She Dreamed of Africa

by Jan Goodwin

Vivian Glyck gave up a six-figure salary to help a hospital in Uganda—and has never felt richer.
Africa nonprofit
 
A Miracle Worker

As our plane touches down in Entebbe, Uganda, Vivian Glyck unfolds her long, tanned legs with relief. We have just traveled 10,000 miles from California to East Africa on three lengthy flights over two long days, economy class. We collect our bags while porters, as determined as the mosquitoes that start biting even before we leave the airport, swarm around us. Outside the terminal, we are greeted by smells redolent of African evenings—charcoal cooking fires, open sewers, the acrid pollution generated by aging vehicles damaged by lousy roads, all mixing with the heady, sweet perfume of night-blooming jasmine. Glyck, 47, still manages to look fresh and elegant, which is more than can be said for most of her fellow passengers, including me. But we are not done yet. We face a dusty three-hour van drive over bumpy washboard roads due north to the Bishop Cesar Asili Memorial Medical Center, in Luwero. No matter how late we arrive, though, we’ll be greeted by a coterie of African nuns thrilled to see Glyck; she is, in their words, a miracle worker.

Finding Her Way to Uganda

Not so long ago, Vivian Glyck's commute took her from her San Diego kitchen, black coffee in hand, to her home office, where she worked as a marketing consultant to such high-wattage clients as Dean Ornish and Deepak Chopra. But in May 2006, she visited Africa, looking for a way to help; when she saw the hospital in Luwero she had her answer. The 50-bed facility, a series of one-story buildings with chickens scratching in the yard, was practically the only one serving an area that was home to 650,000 people. It had no running water and lost electricity for weeks at a time. This meant no refrigeration for medicines and vaccines; women gave birth by the light of a lantern. Worse, there was no doctor, in a region where malaria and HIV/AIDS are rampant. The Sisters of Mary Mother of the Church, a Ugandan Catholic order, were running the facility on the tiniest of budgets.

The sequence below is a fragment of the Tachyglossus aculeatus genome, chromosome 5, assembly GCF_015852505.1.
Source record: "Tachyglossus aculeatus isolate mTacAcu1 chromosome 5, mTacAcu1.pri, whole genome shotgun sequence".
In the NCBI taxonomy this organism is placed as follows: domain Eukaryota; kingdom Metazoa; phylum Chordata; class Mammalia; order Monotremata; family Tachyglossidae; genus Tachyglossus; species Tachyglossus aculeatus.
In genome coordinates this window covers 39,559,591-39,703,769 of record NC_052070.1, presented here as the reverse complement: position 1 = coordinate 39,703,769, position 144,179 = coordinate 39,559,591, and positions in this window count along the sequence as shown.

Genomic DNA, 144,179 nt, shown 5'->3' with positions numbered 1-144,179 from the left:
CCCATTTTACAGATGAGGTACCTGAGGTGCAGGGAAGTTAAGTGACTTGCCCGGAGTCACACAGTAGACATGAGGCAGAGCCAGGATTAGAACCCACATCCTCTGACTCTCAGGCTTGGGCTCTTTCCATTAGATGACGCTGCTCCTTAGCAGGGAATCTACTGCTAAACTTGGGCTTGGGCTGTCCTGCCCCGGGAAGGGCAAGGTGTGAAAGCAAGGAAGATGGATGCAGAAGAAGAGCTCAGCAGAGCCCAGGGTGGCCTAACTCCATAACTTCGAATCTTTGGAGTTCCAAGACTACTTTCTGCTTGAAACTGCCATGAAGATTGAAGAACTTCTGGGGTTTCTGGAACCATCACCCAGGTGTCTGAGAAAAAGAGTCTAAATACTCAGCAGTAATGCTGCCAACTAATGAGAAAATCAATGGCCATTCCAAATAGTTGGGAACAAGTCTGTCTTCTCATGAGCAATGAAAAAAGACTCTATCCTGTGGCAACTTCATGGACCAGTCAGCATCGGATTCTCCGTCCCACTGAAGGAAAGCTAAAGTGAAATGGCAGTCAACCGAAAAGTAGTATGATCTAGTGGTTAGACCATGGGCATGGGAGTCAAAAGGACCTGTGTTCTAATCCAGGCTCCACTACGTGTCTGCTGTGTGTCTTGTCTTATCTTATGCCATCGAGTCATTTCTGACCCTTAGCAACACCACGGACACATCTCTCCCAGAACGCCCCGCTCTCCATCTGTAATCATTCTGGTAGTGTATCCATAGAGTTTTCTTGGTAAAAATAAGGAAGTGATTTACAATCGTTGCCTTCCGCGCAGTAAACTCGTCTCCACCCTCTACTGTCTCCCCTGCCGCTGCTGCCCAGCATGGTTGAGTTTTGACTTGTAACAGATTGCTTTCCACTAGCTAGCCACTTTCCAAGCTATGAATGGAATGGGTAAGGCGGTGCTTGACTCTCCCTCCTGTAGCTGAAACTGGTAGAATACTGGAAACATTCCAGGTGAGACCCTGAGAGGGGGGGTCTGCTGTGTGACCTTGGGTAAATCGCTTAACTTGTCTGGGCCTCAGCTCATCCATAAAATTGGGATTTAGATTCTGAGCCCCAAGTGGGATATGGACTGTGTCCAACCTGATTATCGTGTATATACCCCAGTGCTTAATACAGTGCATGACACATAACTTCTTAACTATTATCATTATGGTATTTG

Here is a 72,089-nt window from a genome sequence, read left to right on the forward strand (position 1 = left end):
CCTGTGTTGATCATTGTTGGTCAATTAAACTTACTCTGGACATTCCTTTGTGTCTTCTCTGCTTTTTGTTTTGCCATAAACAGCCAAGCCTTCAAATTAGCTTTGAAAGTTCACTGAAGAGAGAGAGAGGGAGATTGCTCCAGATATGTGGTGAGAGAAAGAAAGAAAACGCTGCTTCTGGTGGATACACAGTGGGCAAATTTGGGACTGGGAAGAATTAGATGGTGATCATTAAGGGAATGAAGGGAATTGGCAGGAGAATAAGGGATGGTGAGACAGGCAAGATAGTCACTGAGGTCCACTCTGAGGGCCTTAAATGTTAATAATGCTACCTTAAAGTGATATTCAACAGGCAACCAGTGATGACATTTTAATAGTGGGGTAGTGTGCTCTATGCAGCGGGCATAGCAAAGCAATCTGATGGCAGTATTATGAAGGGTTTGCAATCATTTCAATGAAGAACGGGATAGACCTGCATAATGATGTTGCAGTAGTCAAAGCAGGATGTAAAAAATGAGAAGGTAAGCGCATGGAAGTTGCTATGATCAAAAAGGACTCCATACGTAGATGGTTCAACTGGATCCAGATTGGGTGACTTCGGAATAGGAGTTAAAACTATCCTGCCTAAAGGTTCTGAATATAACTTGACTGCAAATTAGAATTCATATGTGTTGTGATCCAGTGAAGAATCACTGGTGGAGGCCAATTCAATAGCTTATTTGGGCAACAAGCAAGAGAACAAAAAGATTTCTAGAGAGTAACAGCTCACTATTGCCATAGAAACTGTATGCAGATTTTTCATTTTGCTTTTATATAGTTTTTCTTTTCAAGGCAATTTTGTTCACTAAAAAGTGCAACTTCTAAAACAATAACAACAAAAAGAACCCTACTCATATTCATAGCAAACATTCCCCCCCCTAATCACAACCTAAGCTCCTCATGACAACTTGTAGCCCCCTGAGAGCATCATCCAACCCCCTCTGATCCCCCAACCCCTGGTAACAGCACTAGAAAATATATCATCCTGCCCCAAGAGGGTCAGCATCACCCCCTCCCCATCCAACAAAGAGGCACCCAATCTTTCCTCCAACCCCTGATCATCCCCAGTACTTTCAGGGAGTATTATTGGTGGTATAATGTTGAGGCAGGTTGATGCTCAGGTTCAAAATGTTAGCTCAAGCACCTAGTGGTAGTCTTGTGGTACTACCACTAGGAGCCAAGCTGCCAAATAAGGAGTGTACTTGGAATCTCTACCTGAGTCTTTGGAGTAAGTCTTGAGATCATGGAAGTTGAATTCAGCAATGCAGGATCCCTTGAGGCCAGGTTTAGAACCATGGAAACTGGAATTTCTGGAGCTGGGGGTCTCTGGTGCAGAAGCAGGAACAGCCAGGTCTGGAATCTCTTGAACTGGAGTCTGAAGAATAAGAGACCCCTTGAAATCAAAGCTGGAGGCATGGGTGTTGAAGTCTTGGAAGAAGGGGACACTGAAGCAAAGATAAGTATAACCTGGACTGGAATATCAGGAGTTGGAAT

“They did the very best they could, but conditions were heartbreaking,” Glyck says. She asked the center’s administrator, Sister Ernestine, what she needed most. “A generator,” the nun replied, expecting Glyck to go home and forget about it. Back in California, however, Glyck promptly raised $30,000, the price of a generator, by appealing to everyone she knew. At the same time, she formed a foundation, Just Like My Child, because the hospital needed so much more. Then she hit her first roadblock: Her own nascent board objected to wiring $30,000 to Uganda before the charity’s structure was solid. Launching a Glyck charm offensive—I would see her do this to great effect in Africa—she smiled and told them, “Yes, but the hospital needs electricity now.” She won that battle; today the precious room-size generator, which supplies electricity to the hospital and small adjoining convent, sits inside its own heavily barred shelter, where it is safe from thieves.

“I can’t tell you how surprised I was when Vivian promised things and then delivered,” Sister Ernestine says. “This had never happened before.” The generator was only the beginning. A few well-placed phone calls led Glyck to a California physician who was willing to sponsor a Ugandan doctor’s salary; soon an M.D. moved from Kampala, the capital, to join the staff. In order to receive antiretroviral drugs from the government, the hospital also needed a CD4 diagnostic machine, which determines when HIV has progressed to AIDS. A new machine costs upwards of $100,000. Glyck exhaustively lobbied the Clinton Foundation in New York until it gave her entree to a company that donated a long-term lease on a refurbished one.